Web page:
More than $40 million in institutional money is waiting for the right moment to begin investing in real estate bargains, said Joseph Pagliari Jr., clinical professor of real estate. “Part of what’s going on in the marketplace is that the big accomplished players are raising money, whether or not they’ve had some big gaffs in their portfolios,” Pagliari said.
In the last half of 2008 and during the first 10 months of 2009, publicly traded real estate trusts have raised about $30 billion in new equity and $10 billion in senior debt capital, said Pagliari, who moderated a panel during the third annual Real Estate Conference presented by the Real Estate Alumni Group at Gleacher Center on November 4-5.
“Admittedly, some – maybe half – of this equity is going to recapitalized over-leveraged balance sheets,” he said. “But the other half represents money presumably available for this buying opportunity that we’re about to experience.”
Meanwhile, for the first 10 months of 2009, the top 10 funds investing in private real estate equity have raised or are in the process of raising $16 billion, Pagliari said. “This is for opportunistic, value-added, and distressed debt deals,” he said.
In the third quarter of 2009, global sales volume for commercial real estate rose to $90 billion, up 40 percent from the second quarter and almost double the first quarter, said Dan Fasulo, managing director of Real Capital Analytics. “When we look back in a couple years, we’re going to see that the first quarter of 2009 was really the low point in the transaction cycle,” Fasulo said.
After rising for two straight years, Real Capital Analytics has finally recorded the first downtick in global capitalization rates, he said. “We might have called a global inflection point, but there is certainly a different story developing by mega-region,” Fasulo said. Among those regions, he said:
• Asia is very much displaying “V-shaped” recovery fueled in great part by $90 billion in property sales in China – half the global total this year. “They had a real stimulus,” Fasulo said. “When Bejing said lend, all the lenders actually lent.”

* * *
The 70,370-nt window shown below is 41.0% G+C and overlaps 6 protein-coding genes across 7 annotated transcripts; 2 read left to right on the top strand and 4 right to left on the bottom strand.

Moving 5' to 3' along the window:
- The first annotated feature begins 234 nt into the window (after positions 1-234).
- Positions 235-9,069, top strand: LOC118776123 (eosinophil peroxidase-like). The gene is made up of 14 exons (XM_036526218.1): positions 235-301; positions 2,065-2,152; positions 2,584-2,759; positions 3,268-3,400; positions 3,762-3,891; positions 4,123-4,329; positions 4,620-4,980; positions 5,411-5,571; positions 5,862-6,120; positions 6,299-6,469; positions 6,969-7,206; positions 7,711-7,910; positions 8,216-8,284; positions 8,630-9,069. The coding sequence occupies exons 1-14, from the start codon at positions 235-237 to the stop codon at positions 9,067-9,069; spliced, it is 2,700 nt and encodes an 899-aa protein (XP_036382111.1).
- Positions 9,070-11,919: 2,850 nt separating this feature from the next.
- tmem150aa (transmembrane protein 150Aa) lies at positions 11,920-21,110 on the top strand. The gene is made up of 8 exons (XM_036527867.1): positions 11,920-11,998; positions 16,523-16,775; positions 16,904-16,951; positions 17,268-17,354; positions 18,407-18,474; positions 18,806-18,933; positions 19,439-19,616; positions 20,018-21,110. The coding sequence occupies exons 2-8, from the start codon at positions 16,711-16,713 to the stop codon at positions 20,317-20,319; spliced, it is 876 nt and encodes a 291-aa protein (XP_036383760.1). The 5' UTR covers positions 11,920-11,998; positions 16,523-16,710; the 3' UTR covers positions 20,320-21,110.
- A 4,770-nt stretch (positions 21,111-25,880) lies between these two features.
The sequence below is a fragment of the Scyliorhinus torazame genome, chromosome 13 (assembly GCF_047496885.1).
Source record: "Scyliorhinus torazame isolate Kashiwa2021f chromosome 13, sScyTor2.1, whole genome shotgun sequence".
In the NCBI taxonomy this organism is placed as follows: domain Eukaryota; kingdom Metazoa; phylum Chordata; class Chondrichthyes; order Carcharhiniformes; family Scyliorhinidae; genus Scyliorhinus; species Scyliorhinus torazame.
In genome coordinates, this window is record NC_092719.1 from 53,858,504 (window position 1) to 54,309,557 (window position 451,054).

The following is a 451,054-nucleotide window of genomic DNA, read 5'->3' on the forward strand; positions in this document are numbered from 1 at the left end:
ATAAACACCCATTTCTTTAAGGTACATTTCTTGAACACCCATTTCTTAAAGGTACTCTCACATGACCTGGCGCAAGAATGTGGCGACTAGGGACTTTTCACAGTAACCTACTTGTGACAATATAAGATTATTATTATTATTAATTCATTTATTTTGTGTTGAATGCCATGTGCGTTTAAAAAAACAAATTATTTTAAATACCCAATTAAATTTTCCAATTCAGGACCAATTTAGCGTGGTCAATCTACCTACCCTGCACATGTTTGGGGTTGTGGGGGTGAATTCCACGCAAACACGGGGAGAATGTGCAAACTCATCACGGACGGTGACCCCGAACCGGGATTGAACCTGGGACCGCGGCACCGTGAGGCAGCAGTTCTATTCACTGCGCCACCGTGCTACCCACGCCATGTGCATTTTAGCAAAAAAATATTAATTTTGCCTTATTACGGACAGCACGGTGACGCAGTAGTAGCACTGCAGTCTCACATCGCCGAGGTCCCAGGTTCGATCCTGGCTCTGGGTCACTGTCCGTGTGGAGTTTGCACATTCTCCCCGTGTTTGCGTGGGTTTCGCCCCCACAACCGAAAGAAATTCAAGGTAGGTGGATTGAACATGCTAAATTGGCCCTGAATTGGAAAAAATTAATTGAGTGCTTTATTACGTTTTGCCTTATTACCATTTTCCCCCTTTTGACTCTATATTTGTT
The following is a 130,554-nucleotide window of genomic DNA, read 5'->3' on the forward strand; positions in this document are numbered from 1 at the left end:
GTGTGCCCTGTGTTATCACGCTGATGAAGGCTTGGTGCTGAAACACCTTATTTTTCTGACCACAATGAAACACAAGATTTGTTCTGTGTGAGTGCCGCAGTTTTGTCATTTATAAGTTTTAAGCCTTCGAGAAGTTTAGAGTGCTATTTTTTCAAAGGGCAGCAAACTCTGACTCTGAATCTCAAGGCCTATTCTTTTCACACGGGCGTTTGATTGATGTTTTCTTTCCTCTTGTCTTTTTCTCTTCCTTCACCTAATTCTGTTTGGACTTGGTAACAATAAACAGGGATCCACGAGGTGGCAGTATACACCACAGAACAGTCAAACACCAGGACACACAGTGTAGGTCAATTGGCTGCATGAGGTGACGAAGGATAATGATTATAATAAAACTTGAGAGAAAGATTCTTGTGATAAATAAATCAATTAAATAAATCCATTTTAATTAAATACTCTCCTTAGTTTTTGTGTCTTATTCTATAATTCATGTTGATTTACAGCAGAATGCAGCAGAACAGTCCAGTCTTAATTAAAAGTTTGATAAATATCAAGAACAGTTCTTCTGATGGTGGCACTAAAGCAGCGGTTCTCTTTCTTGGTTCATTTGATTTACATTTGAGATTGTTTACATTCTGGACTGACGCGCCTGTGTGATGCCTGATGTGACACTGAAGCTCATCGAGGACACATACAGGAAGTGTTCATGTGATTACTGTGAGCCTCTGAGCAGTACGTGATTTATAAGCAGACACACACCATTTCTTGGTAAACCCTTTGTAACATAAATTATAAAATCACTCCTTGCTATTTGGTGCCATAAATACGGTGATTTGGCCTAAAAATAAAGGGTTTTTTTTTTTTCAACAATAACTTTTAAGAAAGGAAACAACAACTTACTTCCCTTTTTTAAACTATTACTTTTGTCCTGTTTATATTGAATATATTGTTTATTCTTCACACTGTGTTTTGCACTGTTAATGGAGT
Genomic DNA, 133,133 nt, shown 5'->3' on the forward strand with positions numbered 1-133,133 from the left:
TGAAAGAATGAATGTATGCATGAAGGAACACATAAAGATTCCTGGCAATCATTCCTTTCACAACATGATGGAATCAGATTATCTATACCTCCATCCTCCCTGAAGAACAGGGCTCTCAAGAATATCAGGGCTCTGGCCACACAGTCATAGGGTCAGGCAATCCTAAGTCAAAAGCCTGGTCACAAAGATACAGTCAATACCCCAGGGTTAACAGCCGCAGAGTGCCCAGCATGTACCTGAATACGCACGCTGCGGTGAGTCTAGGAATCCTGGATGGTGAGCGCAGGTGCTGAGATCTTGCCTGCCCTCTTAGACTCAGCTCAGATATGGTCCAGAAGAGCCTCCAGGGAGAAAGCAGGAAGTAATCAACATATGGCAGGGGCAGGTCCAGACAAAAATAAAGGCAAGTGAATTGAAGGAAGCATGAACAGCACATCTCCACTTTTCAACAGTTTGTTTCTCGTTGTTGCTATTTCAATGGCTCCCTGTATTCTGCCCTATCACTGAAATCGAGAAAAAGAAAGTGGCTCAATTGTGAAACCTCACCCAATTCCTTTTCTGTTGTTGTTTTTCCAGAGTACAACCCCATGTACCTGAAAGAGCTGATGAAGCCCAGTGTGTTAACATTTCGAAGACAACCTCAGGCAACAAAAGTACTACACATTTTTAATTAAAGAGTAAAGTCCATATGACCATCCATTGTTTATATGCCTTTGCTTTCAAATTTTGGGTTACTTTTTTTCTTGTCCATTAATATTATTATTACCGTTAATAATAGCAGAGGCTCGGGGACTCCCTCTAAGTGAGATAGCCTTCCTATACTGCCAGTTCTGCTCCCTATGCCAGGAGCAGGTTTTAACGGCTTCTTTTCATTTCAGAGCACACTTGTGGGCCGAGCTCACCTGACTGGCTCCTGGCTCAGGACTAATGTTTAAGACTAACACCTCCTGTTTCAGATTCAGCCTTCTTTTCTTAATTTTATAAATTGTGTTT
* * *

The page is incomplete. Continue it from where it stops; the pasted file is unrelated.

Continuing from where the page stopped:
• Europe is showing more of a “U-shaped” recovery with cap rates falling in some Western European cities. “If you talked to anybody in London or Paris, they will have confirmed that for you,” he said.
• The Americas, dominated by the U.S., are experienced somewhat of an “L-shaped” recovery. “Unlike in other regions, we definitely haven’t seen cap rates fall yet in the U.S.,” Fasulo said.
Opportunity funds are currently addressing the market in three different approaches, said Brian Newman, ’00, managing principal, Ceres Real Estate Partners, LLC:
• Get portfolios under control and keep limited partners happy. “It’s not a question of what the returns are, but a question of what they’re existing portfolio looks like,” Newman said.
• Move up return targets substantially. “Even though rebalancing is going on, many LPs (limited partners) still feel over-weighted to real estate or, more importantly, don’t have the liquidity to make fresh capital currents,” he said.
• Hold returns at 18 to 22 percent, but underwrite very conservatively. “This is an IRR of 20 that doesn’t require growth in the economy, lets employment fall, and lets governments raise real estate taxes,” Newman said.
Whether or not the commercial mortgage-based securities market is broken depends on how you define the market, said Kent Born, ’91, senior managing director of PPM America, Inc. “I couldn’t disagree more with the idea that the CMBS structure is broken or that it is a failed experiment,” Born said. “The spread volatility we’ve experienced in the CMBS cycle in the past 12 months was technically driven by things largely unrelated to commercial real estate.”
However, these structures will be tested soon, he said. “We’ve bumped along with limited loan delinquencies for a very long time, but now we’ve gone from 1 percent to about 4.5 percent 30-day-or-greater delinquencies,” Born said. “The primary market, where the new deals come from, is broken. We have not had a new issue CMBS for 16 months. But the secondary market has gone from death’s door about 12 months ago to quite vibrant. Super senior AAA spreads have tightened up to 800 basis points this year.”
Many recent newcomers to real estate investing made large amounts of money in structuring and pooling transactions, but knew very little about real estate, said Heather Goldman, ’99, partner at Brookfield Financial U.S., LLC. “They never really developed evolved underwriting, structuring, and strategic decision-making skills about an asset and real estate’s role in a portfolio,” Goldman said. “Much or most of the layoffs in financial services or real estate have come from the capital markets side. Many will not find there way back into the market, certainly not at a comparable compensation level.”
If they want to work in real estate investment, MBAs should carefully pick the right employers, she said. “I’m cautious to give anyone advice, but real estate is not going away,” Goldman said. “If there is a word to the wise, my advice would be to focus on the experience, the people you work with. There is a flight to quality in management. Underwrite who you’re talking to. It’s so much more critical than it was before. Pick good people first, and the rest will follow.”
— Phil Rockrohr